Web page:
To create the offering, the organizers created a publicly traded company (StreetTracks Gold Shares ? GLD.N), whose NYSE-traded shares convey ownership of 1/10 of an ounce of gold. This, according to the World Gold Council (WGC), the nonprofit organization that sponsored the project, allows the average investor to take a position in gold, through a familiar trading mechanism, and without having to arrange storage, etc. The program was plagued with problems and delays, due in no small part to many WGC-supporting bullion dealers who were suspicious of what looked like a project to compete with them.

In the end, the objections were dealt with and the gold ETF became a reality on November 18, 2004, some two years late. The market seemed to respond well, however, with some 6 million shares traded on that day, and 31 million shares outstanding after five days of sales (representing 3.1 million ounces of gold). WGC says their ETF will triple the market for physical gold in a year. Don't get too excited yet, though: some experts warn that the early buying could be largely due to pre-arranged commitments. It will take about six months for the thing to truly shake out, and show clearly if the marketplace really is accepting this form of gold ownership.

[Ed. Note: GLD shares seem to have closely followed the gold price-- with sharp dips in January and February and subsequently climbing to a peak of $47.39 on 10/11/05. At the time of this writing, GLD.N trades at $45.86, with 120,000,000 shares outstanding. Money CNN.com reported that "within weeks after launch, StreetTracks amassed $1.5 billion in assets." Soon after, Barclays entered the market with its gold ETF, the iShares Comex Gold Trust, currently trading at $45.97.]

Another good option is the Central Fund of Canada, Ltd (CEF.A, http://www.centralfund.com). This is a Canadian ETF, established way back in 1961, traded on both the Toronto Stock Exchange and AMEX. They've being doing it right, too: as of their most current financials, CEF is holding almost 300,000 ounces of gold and almost 15 million ounces of silver.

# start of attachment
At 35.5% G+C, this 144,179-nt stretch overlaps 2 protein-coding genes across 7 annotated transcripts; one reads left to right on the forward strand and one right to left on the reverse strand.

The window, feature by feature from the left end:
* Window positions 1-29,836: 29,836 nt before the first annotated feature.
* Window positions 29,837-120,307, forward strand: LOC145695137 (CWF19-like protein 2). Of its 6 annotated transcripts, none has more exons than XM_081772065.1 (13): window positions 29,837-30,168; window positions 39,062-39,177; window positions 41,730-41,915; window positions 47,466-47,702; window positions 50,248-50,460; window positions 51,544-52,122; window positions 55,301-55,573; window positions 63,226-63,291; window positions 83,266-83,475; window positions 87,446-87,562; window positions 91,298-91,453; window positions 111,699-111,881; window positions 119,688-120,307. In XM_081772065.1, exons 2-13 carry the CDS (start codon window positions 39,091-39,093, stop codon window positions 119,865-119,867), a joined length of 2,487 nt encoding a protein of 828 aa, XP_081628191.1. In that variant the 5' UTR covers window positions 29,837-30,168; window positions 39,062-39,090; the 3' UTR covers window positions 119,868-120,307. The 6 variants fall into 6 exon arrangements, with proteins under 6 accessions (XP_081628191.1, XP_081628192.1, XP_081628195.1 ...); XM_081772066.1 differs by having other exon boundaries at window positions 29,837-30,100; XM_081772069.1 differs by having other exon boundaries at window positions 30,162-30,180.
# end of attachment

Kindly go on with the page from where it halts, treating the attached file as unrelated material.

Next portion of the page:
[Ed. Note: Today, less than one year later, CEF holds 619,000 ounces of gold and nearly 31 million ounces of silver.]

You can see their shares tracking the recent increases in the price of gold on AMEX. CEF bullion is stored, fully segregated, in the underground vaults of the Canadian Imperial Bank of Commerce, one of the largest banks in North America. The bank can only release physical bullion holdings upon receipt of an authorizing resolution of CEF's Board of Directors. The physical gold and silver bullion holdings are insured against destruction, disappearance or "wrongful abstraction."

The bullion and bank vault security are inspected twice annually by CEF, in the presence of external auditors and bank personnel. CEF is considered so secure by Canadians, they can even include shares in their retirement accounts. Best of all, and unlike GLD, CEF does not charge fees, so your holding is not subject to any dwindling. The Central Fund is a bit of a sleeper, but who needs fancy? It's convenient, cheap, and solid.

A Gold Bug's Conclusion

As history has demonstrated on numerous occasions, everyone should have some modest amount of physical gold in close proximity. We have also long recommended keeping a few bags of pre-1966 U.S. silver coins in the basement. However, time and innovation march forward, and so it increasingly makes sense to explore some of the electronic options discussed in this article. Regardless of how you hold your physical gold, the key thing is to hold it. That alone will place you well ahead of the crowd as the dollar hegemony comes to an end.

 

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As we see in the case of the gold EFTs, Doug's instinct when it comes to precious metals--in physical form or stocks--hasn't let him down yet. A fact the subscribers of his International Speculator are more than grateful for.

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Posted 10-25-2005 12:27 AM by Doug Casey